Bhutta and Ringo (2017) find support for the first two channels. Using the same rate lock data, they find that following an interest rate decrease due to an unexpected policy change at the FHA, applications for rate locks that eventually led to closed purchase originations increased almost immediately and remained elevated for some time. By merging the locks data with HMDA data, they provide further evidence that the immediate and sustained increase in applications leading to originations was due to both fewer loan denials and additional applications for rate locks.

10

3

Model

We consider a directed search model of a local housing market where there are h = 1, 2 types of housing units (new and old). New homes are produced by builders using undeveloped land, and old homes are held by existing homeowners. New homes become old homes after one ownership spell, and old homes will sometimes depreciate into undeveloped land. Each period, some builders and some owners will become sellers. Sellers list their houses at p = p1 , . . . , pL possible price levels. Buyers will choose which type of house (new or old) to search for, and at what list price level. We define a house type and list price pair, (h, p) as a submarket. Within submarkets, buyers meet sellers via a frictional matching process. Let θ = b/s be the ratio of buyers to sellers in the submarket, often referred to as market tightness. Then, the probability that a buyer meets a seller is qb (θ) and the probability that a seller meets a buyer is qs (θ) = θqb (θ). We assume that qs and qb are continuous, that qb (0) = 1 and qs (0) = 0, and that qb is strictly decreasing while qs is strictly increasing. In equilibrium, the basic tradeoff faced by the buyer is that searching at higher list prices will typically result in a faster match, whereas the opposite is true for sellers.

3.1

Buyers

Buyers are ex-ante homogeneous. In each period, they may freely enter or exit the local housing market. Let V b (x) be the value function of entering the housing market when the aggregate state of the economy is x. The aggregate state can take on x = x1 , . . . , xN possible values, and evolves according to a first order Markov transition matrix Π. The aggregate state variable encapsulates variables in the economy which affect the housing market, such as mortgage interest rates. Let k be the present value of the buyer’s utility if he does not enter the housing market. k can be thought of as the outside option of living somewhere else, or of renting forever.13 In equilibrium, V b (x) = k 13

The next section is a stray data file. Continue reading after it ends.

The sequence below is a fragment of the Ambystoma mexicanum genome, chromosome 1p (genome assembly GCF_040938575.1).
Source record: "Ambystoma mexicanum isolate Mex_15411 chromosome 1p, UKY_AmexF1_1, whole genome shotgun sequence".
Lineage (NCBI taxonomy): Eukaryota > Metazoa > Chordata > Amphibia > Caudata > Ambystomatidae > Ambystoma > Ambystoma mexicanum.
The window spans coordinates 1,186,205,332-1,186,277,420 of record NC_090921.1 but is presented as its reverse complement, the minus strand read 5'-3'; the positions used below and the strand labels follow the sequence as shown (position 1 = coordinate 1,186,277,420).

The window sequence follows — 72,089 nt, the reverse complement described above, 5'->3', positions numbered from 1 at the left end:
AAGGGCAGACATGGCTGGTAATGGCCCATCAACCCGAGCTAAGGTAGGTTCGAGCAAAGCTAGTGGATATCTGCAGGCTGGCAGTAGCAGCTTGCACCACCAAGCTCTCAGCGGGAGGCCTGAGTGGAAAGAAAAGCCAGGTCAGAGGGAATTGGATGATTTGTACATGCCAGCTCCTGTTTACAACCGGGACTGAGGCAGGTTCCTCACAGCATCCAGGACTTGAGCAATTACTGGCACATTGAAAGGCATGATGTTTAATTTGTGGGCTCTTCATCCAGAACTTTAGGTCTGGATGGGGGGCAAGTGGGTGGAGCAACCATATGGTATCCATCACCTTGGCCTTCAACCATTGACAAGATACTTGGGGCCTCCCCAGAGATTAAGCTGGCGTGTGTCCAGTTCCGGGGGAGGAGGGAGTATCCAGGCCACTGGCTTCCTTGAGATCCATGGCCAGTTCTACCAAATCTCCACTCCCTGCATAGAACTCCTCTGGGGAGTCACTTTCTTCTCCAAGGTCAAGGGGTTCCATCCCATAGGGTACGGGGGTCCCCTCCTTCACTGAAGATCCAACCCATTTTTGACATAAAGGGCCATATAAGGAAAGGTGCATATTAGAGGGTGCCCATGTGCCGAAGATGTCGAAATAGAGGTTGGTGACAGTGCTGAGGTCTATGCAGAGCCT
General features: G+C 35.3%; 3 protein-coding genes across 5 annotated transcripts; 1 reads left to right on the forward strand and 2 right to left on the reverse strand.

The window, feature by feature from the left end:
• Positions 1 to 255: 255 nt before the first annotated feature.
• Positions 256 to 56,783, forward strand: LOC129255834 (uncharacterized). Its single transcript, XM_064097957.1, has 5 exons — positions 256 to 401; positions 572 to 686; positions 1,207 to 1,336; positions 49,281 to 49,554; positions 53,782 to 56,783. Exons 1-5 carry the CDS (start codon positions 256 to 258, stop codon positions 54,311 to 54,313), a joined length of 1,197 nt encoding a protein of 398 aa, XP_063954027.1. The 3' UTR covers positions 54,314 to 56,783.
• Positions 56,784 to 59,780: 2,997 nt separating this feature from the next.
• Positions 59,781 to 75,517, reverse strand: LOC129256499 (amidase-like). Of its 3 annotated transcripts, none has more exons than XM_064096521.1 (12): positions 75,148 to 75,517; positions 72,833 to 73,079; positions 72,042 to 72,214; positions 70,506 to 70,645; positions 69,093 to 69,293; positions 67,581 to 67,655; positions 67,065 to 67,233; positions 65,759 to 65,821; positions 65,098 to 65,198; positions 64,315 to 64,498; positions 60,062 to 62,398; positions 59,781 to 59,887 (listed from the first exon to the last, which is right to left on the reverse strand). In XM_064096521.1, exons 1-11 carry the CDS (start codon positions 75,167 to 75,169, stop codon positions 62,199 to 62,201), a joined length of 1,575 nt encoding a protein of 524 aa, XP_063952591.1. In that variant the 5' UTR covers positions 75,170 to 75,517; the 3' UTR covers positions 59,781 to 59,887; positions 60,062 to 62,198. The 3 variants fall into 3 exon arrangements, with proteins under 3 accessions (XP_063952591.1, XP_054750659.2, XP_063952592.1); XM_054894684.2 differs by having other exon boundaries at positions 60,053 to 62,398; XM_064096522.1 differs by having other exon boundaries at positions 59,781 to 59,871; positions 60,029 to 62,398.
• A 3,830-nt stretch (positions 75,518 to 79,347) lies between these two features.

(3)

For exposition of the model, we treat k as a constant, but it could also be allowed to depend on the aggregate state x. Alternatively, k itself could be an aggregate state variable contained in x.

11

as buyers will freely enter the market until the point in which the marginal buyer is indifferent between entry or exit. Buyers enter the housing market as renters. The per-period cost to renting is rent. We assume that rental units come from a separate housing stock than owner-occupied units, and are owned by absentee landlords. Buyers then decide which submarket (i.e. house type and list price) to search in. In submarket (p, h), when the aggregate state is x, the buyer meets a seller with probability qb (θ(p, h, x)). After the buyer meets a seller, he discovers an idiosyncratic preference shock for that particular house, which is drawn from Gh (). The idiosyncratic preference shock is additive in utility and is consumed at the time of purchase. This assumption simplifies our notation, but is equivalent to a model in which the preference shock is additive and consumed over the period of living in the house. After drawing the preference shock, the buyer decides whether or not to purchase the house at the listed price p.14 If purchased, he finances the home with a 100% LTV, interest-only, fixedrate loan that is paid off at the time of resale. Mortgage default is not allowed and the interest rate r is exogenous. r is one of the aggregate state variables, and can take on one of r = r1 , . . . , rN possible values. The buyer then becomes an owner. An owner can be described by the price he purchased the house at, p, and the interest rate on his loan r. For each owner, r will be equal to the prevailing market interest rate at the time she purchased the home. Let V o (p, r, x) be the value function of an owner when the aggregate state is x. A buyer searching at price p when the interest rate is r and the aggregate state is x will therefore purchase if and only if: V o (p, r, x) + ≥ k

(4)

as k is the value of returning to the market as a buyer or of exiting the market. We can now write the value function of being a buyer as:

V b (x) = u(y − rent) − cb + max βEx0 ,|x,h k + . . . p,h

n

. . . + qb (θ(p, h, x)) max 0, V o (p, r, x0 ) + − k

o

(5)

To understand equation (5), u(y − rent) is the flow utility from consumption, where y 14

We abstract away from bargaining from the list price for computational reasons. The assumption that houses sell at list price is a reasonable approximation as in the data, the average, median, and modal transaction price is very close to the list price.